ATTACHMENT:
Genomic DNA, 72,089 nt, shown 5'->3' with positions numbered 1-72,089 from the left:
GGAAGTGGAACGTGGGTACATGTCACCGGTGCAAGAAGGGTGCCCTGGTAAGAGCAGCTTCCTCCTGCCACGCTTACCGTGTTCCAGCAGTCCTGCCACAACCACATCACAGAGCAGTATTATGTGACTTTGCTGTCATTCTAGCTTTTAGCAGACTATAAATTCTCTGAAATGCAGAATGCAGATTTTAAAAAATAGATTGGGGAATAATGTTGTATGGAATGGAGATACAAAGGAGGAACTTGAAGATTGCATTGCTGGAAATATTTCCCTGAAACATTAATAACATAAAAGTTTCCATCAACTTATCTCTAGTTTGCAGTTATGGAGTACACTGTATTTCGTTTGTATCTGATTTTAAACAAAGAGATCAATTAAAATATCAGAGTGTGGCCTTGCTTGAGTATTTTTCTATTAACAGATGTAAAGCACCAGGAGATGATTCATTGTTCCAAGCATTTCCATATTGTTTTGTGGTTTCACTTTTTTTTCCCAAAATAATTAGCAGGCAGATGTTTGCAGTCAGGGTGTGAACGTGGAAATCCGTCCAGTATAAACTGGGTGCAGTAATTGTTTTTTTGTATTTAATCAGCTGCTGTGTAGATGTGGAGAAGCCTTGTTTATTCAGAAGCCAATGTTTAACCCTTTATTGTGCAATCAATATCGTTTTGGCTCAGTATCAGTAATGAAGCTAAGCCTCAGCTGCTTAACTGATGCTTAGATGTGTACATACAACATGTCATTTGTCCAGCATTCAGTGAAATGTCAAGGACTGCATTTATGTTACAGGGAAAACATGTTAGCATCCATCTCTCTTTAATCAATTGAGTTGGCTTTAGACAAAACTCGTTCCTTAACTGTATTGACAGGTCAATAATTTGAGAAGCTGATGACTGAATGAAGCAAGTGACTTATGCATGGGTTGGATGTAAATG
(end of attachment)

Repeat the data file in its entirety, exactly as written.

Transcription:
Genomic DNA, 72,089 nt, shown 5'->3' with positions numbered 1-72,089 from the left:
GGAAGTGGAACGTGGGTACATGTCACCGGTGCAAGAAGGGTGCCCTGGTAAGAGCAGCTTCCTCCTGCCACGCTTACCGTGTTCCAGCAGTCCTGCCACAACCACATCACAGAGCAGTATTATGTGACTTTGCTGTCATTCTAGCTTTTAGCAGACTATAAATTCTCTGAAATGCAGAATGCAGATTTTAAAAAATAGATTGGGGAATAATGTTGTATGGAATGGAGATACAAAGGAGGAACTTGAAGATTGCATTGCTGGAAATATTTCCCTGAAACATTAATAACATAAAAGTTTCCATCAACTTATCTCTAGTTTGCAGTTATGGAGTACACTGTATTTCGTTTGTATCTGATTTTAAACAAAGAGATCAATTAAAATATCAGAGTGTGGCCTTGCTTGAGTATTTTTCTATTAACAGATGTAAAGCACCAGGAGATGATTCATTGTTCCAAGCATTTCCATATTGTTTTGTGGTTTCACTTTTTTTTCCCAAAATAATTAGCAGGCAGATGTTTGCAGTCAGGGTGTGAACGTGGAAATCCGTCCAGTATAAACTGGGTGCAGTAATTGTTTTTTTGTATTTAATCAGCTGCTGTGTAGATGTGGAGAAGCCTTGTTTATTCAGAAGCCAATGTTTAACCCTTTATTGTGCAATCAATATCGTTTTGGCTCAGTATCAGTAATGAAGCTAAGCCTCAGCTGCTTAACTGATGCTTAGATGTGTACATACAACATGTCATTTGTCCAGCATTCAGTGAAATGTCAAGGACTGCATTTATGTTACAGGGAAAACATGTTAGCATCCATCTCTCTTTAATCAATTGAGTTGGCTTTAGACAAAACTCGTTCCTTAACTGTATTGACAGGTCAATAATTTGAGAAGCTGATGACTGAATGAAGCAAGTGACTTATGCATGGGTTGGATGTAAATG